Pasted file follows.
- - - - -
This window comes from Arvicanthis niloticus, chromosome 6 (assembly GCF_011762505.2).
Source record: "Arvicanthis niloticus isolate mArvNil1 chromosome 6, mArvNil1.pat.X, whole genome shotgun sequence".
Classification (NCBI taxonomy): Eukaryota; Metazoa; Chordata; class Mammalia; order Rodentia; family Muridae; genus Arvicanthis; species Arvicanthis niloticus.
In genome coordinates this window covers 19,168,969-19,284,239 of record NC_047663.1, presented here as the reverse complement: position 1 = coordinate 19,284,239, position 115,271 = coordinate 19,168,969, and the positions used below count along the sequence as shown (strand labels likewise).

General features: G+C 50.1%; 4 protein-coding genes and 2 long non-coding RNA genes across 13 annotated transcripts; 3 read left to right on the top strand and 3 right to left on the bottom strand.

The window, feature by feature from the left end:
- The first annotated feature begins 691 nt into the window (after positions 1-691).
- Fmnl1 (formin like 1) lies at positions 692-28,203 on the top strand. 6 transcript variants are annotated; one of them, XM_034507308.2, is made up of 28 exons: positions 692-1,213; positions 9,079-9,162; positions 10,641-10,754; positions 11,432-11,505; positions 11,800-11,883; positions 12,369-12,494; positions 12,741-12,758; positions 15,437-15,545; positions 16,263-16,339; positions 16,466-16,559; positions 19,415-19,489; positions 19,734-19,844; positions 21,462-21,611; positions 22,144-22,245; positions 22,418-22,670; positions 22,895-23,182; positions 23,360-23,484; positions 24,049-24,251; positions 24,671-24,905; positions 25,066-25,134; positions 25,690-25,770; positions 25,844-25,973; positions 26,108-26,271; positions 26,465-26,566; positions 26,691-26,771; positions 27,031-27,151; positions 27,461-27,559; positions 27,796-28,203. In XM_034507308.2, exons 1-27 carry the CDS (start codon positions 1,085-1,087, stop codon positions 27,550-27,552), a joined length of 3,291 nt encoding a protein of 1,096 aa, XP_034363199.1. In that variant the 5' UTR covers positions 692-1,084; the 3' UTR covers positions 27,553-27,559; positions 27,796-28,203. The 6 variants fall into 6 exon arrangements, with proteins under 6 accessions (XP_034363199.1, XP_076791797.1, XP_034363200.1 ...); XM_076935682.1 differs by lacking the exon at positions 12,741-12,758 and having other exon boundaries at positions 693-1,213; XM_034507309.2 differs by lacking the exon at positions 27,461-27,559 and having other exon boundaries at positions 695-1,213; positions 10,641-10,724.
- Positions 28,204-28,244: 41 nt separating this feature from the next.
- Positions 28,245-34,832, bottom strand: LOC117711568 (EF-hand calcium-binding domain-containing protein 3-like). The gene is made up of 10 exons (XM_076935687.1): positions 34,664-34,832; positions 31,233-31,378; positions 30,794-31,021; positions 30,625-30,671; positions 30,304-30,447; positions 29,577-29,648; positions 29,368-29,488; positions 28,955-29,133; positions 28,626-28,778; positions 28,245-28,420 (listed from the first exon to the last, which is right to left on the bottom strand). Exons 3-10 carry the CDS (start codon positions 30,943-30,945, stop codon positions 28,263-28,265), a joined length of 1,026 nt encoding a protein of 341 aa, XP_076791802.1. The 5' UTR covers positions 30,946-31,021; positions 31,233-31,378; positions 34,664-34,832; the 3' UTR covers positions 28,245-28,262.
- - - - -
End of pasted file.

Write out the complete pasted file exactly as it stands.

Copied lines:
This window comes from Arvicanthis niloticus, chromosome 6 (assembly GCF_011762505.2).
Source record: "Arvicanthis niloticus isolate mArvNil1 chromosome 6, mArvNil1.pat.X, whole genome shotgun sequence".
Classification (NCBI taxonomy): Eukaryota; Metazoa; Chordata; class Mammalia; order Rodentia; family Muridae; genus Arvicanthis; species Arvicanthis niloticus.
In genome coordinates this window covers 19,168,969-19,284,239 of record NC_047663.1, presented here as the reverse complement: position 1 = coordinate 19,284,239, position 115,271 = coordinate 19,168,969, and the positions used below count along the sequence as shown (strand labels likewise).

General features: G+C 50.1%; 4 protein-coding genes and 2 long non-coding RNA genes across 13 annotated transcripts; 3 read left to right on the top strand and 3 right to left on the bottom strand.

The window, feature by feature from the left end:
- The first annotated feature begins 691 nt into the window (after positions 1-691).
- Fmnl1 (formin like 1) lies at positions 692-28,203 on the top strand. 6 transcript variants are annotated; one of them, XM_034507308.2, is made up of 28 exons: positions 692-1,213; positions 9,079-9,162; positions 10,641-10,754; positions 11,432-11,505; positions 11,800-11,883; positions 12,369-12,494; positions 12,741-12,758; positions 15,437-15,545; positions 16,263-16,339; positions 16,466-16,559; positions 19,415-19,489; positions 19,734-19,844; positions 21,462-21,611; positions 22,144-22,245; positions 22,418-22,670; positions 22,895-23,182; positions 23,360-23,484; positions 24,049-24,251; positions 24,671-24,905; positions 25,066-25,134; positions 25,690-25,770; positions 25,844-25,973; positions 26,108-26,271; positions 26,465-26,566; positions 26,691-26,771; positions 27,031-27,151; positions 27,461-27,559; positions 27,796-28,203. In XM_034507308.2, exons 1-27 carry the CDS (start codon positions 1,085-1,087, stop codon positions 27,550-27,552), a joined length of 3,291 nt encoding a protein of 1,096 aa, XP_034363199.1. In that variant the 5' UTR covers positions 692-1,084; the 3' UTR covers positions 27,553-27,559; positions 27,796-28,203. The 6 variants fall into 6 exon arrangements, with proteins under 6 accessions (XP_034363199.1, XP_076791797.1, XP_034363200.1 ...); XM_076935682.1 differs by lacking the exon at positions 12,741-12,758 and having other exon boundaries at positions 693-1,213; XM_034507309.2 differs by lacking the exon at positions 27,461-27,559 and having other exon boundaries at positions 695-1,213; positions 10,641-10,724.
- Positions 28,204-28,244: 41 nt separating this feature from the next.
- Positions 28,245-34,832, bottom strand: LOC117711568 (EF-hand calcium-binding domain-containing protein 3-like). The gene is made up of 10 exons (XM_076935687.1): positions 34,664-34,832; positions 31,233-31,378; positions 30,794-31,021; positions 30,625-30,671; positions 30,304-30,447; positions 29,577-29,648; positions 29,368-29,488; positions 28,955-29,133; positions 28,626-28,778; positions 28,245-28,420 (listed from the first exon to the last, which is right to left on the bottom strand). Exons 3-10 carry the CDS (start codon positions 30,943-30,945, stop codon positions 28,263-28,265), a joined length of 1,026 nt encoding a protein of 341 aa, XP_076791802.1. The 5' UTR covers positions 30,946-31,021; positions 31,233-31,378; positions 34,664-34,832; the 3' UTR covers positions 28,245-28,262.